In a previous column, I advocated what I called “provocative” (New Year and other) resolutions that involve giving up control, and prove to be a fruitful source of other resolutions later. Here I want to consider resolutions that are “wise,” because they are based on a shrewd understanding of human nature.
Here’s an example. An accomplished professional, a young medical doctor, spent three full days on a silent retreat examining all aspects of his life – everything that he was doing wrong in relation to God, his family, and work. At the end of the retreat, he explained to some friends: “I resolved not to sit down in my chair when I come home from work.” It may seem a silly resolution, but it was wise. He realized that if he sat down, he put himself in relaxation mode. He didn’t place himself at the service of his wife. He would look at his phone rather than spend time with his children. He would never get around to taking needed exercise. Given human nature, that one apparently silly change was linked for him to all kinds of other, truly needed changes.
Wise resolutions are like this. They are intensely concrete and therefore easily verifiable. They are probably not themselves important and therefore easy to do. But they are strategically linked to many other things that are important.
We may wonder why it seems the Church and our culture generally have lost sight of this kind of wisdom. Cleanliness is next to godliness. Posture is important for prayer. How we dress affects how we work. A general abstinence from meat on Friday helps to create a community. Even: old rites for Mass may transform lives. Presumably many of our faults spring from a once justifiable reaction against mere routine and a now exaggerated emphasis on “authenticity.” But there is no point in bewailing: we are free to do things differently in those matters over which we do have control.
And there are reliable sources of practical wisdom anyway, which will not go away, for instance in athletics. “Put a dot on your glove just above the thumb where you can see it,” a highly accomplished golfer told me during a match the other day. “Take off your glove between shots. But when you put your glove back on, that dot will remind you that now you must concentrate on nothing else except your shot, until you take the glove off again.”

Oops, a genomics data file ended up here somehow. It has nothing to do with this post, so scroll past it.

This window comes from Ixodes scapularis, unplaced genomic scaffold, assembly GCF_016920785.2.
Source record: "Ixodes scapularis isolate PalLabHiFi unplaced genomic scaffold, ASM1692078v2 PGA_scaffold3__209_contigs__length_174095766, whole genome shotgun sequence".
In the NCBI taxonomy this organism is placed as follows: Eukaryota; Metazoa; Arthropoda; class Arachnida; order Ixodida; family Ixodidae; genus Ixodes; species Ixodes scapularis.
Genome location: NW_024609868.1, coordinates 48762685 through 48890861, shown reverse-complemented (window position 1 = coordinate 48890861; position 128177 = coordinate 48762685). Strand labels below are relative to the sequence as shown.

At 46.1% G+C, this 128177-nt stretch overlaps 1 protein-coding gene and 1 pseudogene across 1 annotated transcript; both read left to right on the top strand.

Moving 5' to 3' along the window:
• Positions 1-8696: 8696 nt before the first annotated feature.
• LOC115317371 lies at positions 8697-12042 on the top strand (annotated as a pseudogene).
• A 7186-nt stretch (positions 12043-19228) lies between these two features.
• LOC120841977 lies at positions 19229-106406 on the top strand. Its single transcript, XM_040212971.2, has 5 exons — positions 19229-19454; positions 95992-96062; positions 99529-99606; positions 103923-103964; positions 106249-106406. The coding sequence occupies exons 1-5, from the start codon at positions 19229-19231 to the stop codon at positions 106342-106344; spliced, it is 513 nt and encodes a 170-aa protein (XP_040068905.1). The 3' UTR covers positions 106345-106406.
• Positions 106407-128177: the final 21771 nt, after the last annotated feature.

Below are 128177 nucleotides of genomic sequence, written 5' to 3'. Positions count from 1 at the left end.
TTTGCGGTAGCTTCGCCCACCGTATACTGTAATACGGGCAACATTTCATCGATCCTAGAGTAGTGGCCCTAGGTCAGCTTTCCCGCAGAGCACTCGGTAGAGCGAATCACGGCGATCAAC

A dot: excellent execution. What’s the connection? Wisdom – good athletes must have it in some form. Human nature is such that we cannot concentrate with true intensity except for brief periods. Also, we won’t attain concentration without monitoring ourselves.
Some wise resolutions that I have seen help friends:
Say the Rosary daily with your family. The beauty of the Rosary is precisely its routine, which neutralizes personalities and personal dynamics. Quarreling? It disappears for 20 minutes. The father seeming to impose piety? Just lead by starting to pray. Nothing hinders the Rosary – it’s as easy as saying words. But the repeated words, as you know, are meant to be a kind of background music for meditating on the mysteries of each decade. The daily family Rosary, something easy and humble, is nonetheless strategically important as a source of grace and for building up a community of love.
Simply count your calories. Get a scale and weigh foods. Read nutrition labels. Keep a scrupulously complete log. Eat nothing without recording the calories. My friends have found that simply knowing the “price” of eating this or that food goes a long way toward encouraging trade-offs that one can be happy with.
And, while care of the body is important for a Christian, most good ideas concerning the body can be transposed analogously to the soul. Therefore, try this: each day, pick a brief prayer or aspiration (“I believe, Lord, help my unbelief”, “Mary, prepare for us a safe path”, or in Latin if you prefer, Faciem tuam Domine requiram), and count how many times you say it. Nothing more than this: Let the effects develop out of it as God wills.
In general paganism understood human nature better than Catholics do today. One way to describe the false implementation of Vatican II is the jettisoning of accreted pagan sensibility that had long been Christianized.
Whitewashed church walls and felt banners? Definitely not pagan. In our family we have a small Infant Jesus of Prague statue on the mantle, which we dress in different colored garments for the different liturgical seasons (brought back from Prague, concrete connections in these sorts of things are helpful). This particular devotion of course did not arise first in pagan religion. But it’s the sort of thing a pagan would have done and enjoyed. A seemingly silly devotion like that is wise, because it will bring in, over time, all of the background structure of piety that the devotion presupposes.
Let’s move from an individual to a married couple. The rejection of artificial contraception has the hallmarks of wisdom. In this case, the change is not silly, as it involves inherently wrong action in a serious matter. If implants or IUDs are involved, the change may not be so “easy.” And yet, as St. Pope John Paul II liked to emphasize, this one change, hard to understand for many, is transformative: the couple must now communicate better; the husband must become observant of the woman’s cycles; both of them must grow in the virtue of chastity; and their basic outlook changes, from asking how a child fits in with their life, to considering rather how their lives fit with a child’s.
David Hume, when he fell into the Nor’ Loch of Edinburgh, praised the wisdom of a fishwife walking by who refused to help him until he recited an Our Father. And who knows whether le bon David wasn’t saved in the end by her seemingly silly insistence?
Image: Devotion  by Antoine-Émile Plassan, 1863-64 [Walter Art Museum, Baltimore, MD
You may also enjoy:
Prof. Pakaluk’s Resolutions of Abandonment 
Stephen P. White’s On Fatherhood and “Healthy Masculinity”